Tragedy puts mental, stress on people and relationships
Sept. 24, 2001
KALAMAZOO -- While the Sept. 11 terrorist attacks affect some families more directly than others, all Americans must find ways to deal with the stress and anxiety triggered by the tragedies.
Dr. Karen R. Blaisure, a WMU associate professor of family and consumer sciences with expertise in family therapy, says everyone, in some way, has been traumatized.
"For some, the symptoms are manifested through anxiety, impatience, irritability and in some cases, physically. People are not sleeping well, others are having nightmares, and this is just from the experience they've had through TV," says Blaisure.
As American households struggle to deal with the aftermath, families should work hard not to get diverted from normal life, says Blaisure.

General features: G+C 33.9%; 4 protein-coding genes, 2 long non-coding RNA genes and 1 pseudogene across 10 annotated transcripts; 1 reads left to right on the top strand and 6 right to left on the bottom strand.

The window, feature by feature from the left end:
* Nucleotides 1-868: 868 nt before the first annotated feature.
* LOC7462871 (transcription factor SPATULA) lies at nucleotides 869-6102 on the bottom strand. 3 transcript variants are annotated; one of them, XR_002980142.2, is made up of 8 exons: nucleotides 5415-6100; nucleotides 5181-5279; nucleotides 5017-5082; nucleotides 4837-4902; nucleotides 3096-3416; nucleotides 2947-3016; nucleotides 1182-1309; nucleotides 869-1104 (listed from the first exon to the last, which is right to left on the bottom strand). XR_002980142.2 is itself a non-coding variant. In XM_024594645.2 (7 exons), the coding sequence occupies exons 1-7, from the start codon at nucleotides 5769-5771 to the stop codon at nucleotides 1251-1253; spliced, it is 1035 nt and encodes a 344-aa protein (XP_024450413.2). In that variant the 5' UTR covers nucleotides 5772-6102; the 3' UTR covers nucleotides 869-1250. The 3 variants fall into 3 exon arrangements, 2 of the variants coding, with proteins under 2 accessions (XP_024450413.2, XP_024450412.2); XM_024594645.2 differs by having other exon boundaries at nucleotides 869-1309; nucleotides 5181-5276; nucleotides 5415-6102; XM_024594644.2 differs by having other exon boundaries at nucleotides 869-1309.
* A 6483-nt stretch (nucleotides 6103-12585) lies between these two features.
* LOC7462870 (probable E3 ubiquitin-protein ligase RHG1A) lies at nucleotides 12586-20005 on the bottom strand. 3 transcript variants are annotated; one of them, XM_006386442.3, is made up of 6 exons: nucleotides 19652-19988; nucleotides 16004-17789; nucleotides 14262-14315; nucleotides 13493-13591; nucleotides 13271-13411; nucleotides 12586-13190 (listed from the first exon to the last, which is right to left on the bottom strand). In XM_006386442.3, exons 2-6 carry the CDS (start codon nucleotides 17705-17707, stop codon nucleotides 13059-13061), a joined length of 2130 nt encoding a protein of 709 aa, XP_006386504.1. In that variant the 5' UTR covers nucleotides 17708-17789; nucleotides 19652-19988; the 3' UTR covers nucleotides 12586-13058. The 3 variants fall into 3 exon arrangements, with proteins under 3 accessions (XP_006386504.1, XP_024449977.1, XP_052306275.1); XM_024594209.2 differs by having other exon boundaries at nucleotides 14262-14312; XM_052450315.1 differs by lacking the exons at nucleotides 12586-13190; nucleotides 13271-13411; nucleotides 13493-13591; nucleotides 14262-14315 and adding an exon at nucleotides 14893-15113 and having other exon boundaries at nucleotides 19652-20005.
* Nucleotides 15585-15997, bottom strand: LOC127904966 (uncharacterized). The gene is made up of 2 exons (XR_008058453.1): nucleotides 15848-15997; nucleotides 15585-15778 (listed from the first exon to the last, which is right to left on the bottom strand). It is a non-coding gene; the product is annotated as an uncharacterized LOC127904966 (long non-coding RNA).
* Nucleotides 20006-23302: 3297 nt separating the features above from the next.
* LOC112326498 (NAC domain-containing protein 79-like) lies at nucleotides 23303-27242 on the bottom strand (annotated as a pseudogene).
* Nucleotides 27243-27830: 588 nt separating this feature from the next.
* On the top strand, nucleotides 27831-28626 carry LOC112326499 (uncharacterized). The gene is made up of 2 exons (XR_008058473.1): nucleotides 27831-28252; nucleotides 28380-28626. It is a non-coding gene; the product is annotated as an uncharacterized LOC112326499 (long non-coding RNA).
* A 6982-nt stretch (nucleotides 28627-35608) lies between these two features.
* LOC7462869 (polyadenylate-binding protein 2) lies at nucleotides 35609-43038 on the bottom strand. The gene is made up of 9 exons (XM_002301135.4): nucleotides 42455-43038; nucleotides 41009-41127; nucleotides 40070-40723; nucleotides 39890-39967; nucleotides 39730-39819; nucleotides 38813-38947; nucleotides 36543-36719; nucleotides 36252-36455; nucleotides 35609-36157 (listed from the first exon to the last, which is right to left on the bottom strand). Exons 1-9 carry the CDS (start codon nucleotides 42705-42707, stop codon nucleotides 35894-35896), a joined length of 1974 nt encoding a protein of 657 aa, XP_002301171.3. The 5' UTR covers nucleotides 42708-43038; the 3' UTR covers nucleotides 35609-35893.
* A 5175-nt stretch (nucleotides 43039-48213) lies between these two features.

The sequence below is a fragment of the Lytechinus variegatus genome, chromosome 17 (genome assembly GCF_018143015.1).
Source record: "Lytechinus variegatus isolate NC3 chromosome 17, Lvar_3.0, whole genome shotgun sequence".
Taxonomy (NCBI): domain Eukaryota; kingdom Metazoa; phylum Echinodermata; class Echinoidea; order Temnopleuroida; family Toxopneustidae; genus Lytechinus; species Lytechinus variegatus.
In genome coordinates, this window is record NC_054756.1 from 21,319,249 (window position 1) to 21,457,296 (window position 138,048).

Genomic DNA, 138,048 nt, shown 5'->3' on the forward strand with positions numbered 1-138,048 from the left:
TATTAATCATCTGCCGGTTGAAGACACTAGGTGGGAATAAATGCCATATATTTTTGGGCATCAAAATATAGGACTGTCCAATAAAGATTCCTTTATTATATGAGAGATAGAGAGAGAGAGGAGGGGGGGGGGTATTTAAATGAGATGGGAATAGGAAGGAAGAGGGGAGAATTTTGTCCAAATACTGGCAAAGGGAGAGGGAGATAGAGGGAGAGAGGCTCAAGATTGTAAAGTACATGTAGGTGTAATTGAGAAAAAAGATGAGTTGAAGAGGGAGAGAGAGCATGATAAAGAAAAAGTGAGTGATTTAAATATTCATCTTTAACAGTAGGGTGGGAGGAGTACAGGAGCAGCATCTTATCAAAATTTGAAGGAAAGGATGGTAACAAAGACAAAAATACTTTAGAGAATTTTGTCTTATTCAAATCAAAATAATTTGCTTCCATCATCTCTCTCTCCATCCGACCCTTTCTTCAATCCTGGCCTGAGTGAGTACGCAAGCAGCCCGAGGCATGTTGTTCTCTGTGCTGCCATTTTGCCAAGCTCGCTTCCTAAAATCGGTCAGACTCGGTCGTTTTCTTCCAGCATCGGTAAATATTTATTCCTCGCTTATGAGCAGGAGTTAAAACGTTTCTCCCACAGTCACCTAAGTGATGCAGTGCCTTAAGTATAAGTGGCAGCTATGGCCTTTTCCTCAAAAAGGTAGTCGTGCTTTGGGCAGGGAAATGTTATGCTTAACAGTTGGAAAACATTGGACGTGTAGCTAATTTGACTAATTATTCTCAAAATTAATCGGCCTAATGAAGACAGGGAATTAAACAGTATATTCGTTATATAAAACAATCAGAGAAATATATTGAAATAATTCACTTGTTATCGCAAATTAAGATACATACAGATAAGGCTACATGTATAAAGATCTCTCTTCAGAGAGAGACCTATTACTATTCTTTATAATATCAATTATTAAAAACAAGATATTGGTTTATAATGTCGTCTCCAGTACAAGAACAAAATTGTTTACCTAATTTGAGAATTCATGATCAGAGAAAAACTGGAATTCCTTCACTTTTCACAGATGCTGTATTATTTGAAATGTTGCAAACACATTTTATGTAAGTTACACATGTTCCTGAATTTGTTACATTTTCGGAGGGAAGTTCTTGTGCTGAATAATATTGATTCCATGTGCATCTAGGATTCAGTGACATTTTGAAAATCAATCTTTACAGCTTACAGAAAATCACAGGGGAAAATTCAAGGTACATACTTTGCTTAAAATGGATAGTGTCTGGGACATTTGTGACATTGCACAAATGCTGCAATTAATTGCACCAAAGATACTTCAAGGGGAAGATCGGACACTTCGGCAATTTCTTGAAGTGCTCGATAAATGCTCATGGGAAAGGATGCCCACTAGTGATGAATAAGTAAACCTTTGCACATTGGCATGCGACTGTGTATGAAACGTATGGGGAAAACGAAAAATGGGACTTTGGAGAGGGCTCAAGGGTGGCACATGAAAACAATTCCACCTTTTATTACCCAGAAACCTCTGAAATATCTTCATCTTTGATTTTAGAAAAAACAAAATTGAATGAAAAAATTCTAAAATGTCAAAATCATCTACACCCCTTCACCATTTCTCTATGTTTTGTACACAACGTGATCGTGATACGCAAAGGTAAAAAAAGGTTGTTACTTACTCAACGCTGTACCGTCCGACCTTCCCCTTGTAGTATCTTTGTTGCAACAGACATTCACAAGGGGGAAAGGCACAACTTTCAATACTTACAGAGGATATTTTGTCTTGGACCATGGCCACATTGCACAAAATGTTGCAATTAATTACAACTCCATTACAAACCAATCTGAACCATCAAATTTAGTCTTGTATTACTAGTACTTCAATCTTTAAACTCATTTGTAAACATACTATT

"Maintaining your routine is important, and especially important for children. Eat well. If you work out, go work out. Make phone calls to loved ones. It may feel a little disloyal not to be glued to the TV right now, but why not play a board game or take a weekend camping trip? We have to do what we know we can do to feel better," she says.
Because the devastation has assaulted our collective sense of control, it is important that we remind ourselves the things we can control.
"A good thing that's come of this is that we're all talking about -- sharing perspectives, swapping information, expressing hopes and fears -- and that's part of taking care of ourselves."
Media contact: Mark Schwerin, 616 387-8400, firstname.lastname@example.org